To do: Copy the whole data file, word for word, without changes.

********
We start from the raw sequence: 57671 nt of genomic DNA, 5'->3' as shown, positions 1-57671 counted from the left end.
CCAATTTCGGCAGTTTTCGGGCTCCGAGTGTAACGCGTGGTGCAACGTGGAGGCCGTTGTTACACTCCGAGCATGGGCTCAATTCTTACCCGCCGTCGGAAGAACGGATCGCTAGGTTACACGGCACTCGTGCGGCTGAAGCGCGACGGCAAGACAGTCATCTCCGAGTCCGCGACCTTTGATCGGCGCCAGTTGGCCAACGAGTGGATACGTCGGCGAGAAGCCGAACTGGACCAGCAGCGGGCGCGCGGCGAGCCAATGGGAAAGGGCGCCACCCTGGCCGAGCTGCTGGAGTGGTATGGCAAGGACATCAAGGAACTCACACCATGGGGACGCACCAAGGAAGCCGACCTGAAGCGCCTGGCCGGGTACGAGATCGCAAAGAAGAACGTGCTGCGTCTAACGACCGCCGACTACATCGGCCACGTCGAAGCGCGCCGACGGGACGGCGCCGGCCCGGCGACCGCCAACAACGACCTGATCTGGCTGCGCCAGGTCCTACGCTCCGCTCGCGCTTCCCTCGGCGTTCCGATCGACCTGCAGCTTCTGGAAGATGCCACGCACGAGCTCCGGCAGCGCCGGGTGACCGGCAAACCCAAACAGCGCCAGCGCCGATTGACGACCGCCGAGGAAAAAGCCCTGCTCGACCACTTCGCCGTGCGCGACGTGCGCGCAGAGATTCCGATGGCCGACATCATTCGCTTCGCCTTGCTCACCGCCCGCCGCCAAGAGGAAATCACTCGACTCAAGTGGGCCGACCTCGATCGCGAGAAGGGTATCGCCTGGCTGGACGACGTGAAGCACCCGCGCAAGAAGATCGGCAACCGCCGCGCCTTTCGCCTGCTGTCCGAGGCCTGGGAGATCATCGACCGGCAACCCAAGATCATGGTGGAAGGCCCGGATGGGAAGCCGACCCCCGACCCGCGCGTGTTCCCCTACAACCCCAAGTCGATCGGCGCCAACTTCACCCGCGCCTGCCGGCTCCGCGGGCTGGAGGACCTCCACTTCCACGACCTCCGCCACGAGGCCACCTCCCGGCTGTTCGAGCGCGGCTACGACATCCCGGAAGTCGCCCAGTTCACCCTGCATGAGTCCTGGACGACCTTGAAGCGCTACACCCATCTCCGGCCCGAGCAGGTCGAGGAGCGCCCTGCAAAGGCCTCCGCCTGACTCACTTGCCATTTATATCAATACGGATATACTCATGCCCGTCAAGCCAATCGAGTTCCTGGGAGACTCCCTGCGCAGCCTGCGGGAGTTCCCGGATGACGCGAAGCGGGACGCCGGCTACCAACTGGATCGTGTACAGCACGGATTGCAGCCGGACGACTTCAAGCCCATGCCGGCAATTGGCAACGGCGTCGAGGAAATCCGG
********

We start from the raw sequence: 57671 nt of genomic DNA, 5'->3' as shown, positions 1-57671 counted from the left end.
CCAATTTCGGCAGTTTTCGGGCTCCGAGTGTAACGCGTGGTGCAACGTGGAGGCCGTTGTTACACTCCGAGCATGGGCTCAATTCTTACCCGCCGTCGGAAGAACGGATCGCTAGGTTACACGGCACTCGTGCGGCTGAAGCGCGACGGCAAGACAGTCATCTCCGAGTCCGCGACCTTTGATCGGCGCCAGTTGGCCAACGAGTGGATACGTCGGCGAGAAGCCGAACTGGACCAGCAGCGGGCGCGCGGCGAGCCAATGGGAAAGGGCGCCACCCTGGCCGAGCTGCTGGAGTGGTATGGCAAGGACATCAAGGAACTCACACCATGGGGACGCACCAAGGAAGCCGACCTGAAGCGCCTGGCCGGGTACGAGATCGCAAAGAAGAACGTGCTGCGTCTAACGACCGCCGACTACATCGGCCACGTCGAAGCGCGCCGACGGGACGGCGCCGGCCCGGCGACCGCCAACAACGACCTGATCTGGCTGCGCCAGGTCCTACGCTCCGCTCGCGCTTCCCTCGGCGTTCCGATCGACCTGCAGCTTCTGGAAGATGCCACGCACGAGCTCCGGCAGCGCCGGGTGACCGGCAAACCCAAACAGCGCCAGCGCCGATTGACGACCGCCGAGGAAAAAGCCCTGCTCGACCACTTCGCCGTGCGCGACGTGCGCGCAGAGATTCCGATGGCCGACATCATTCGCTTCGCCTTGCTCACCGCCCGCCGCCAAGAGGAAATCACTCGACTCAAGTGGGCCGACCTCGATCGCGAGAAGGGTATCGCCTGGCTGGACGACGTGAAGCACCCGCGCAAGAAGATCGGCAACCGCCGCGCCTTTCGCCTGCTGTCCGAGGCCTGGGAGATCATCGACCGGCAACCCAAGATCATGGTGGAAGGCCCGGATGGGAAGCCGACCCCCGACCCGCGCGTGTTCCCCTACAACCCCAAGTCGATCGGCGCCAACTTCACCCGCGCCTGCCGGCTCCGCGGGCTGGAGGACCTCCACTTCCACGACCTCCGCCACGAGGCCACCTCCCGGCTGTTCGAGCGCGGCTACGACATCCCGGAAGTCGCCCAGTTCACCCTGCATGAGTCCTGGACGACCTTGAAGCGCTACACCCATCTCCGGCCCGAGCAGGTCGAGGAGCGCCCTGCAAAGGCCTCCGCCTGACTCACTTGCCATTTATATCAATACGGATATACTCATGCCCGTCAAGCCAATCGAGTTCCTGGGAGACTCCCTGCGCAGCCTGCGGGAGTTCCCGGATGACGCGAAGCGGGACGCCGGCTACCAACTGGATCGTGTACAGCACGGATTGCAGCCGGACGACTTCAAGCCCATGCCGGCAATTGGCAACGGCGTCGAGGAAATCCGG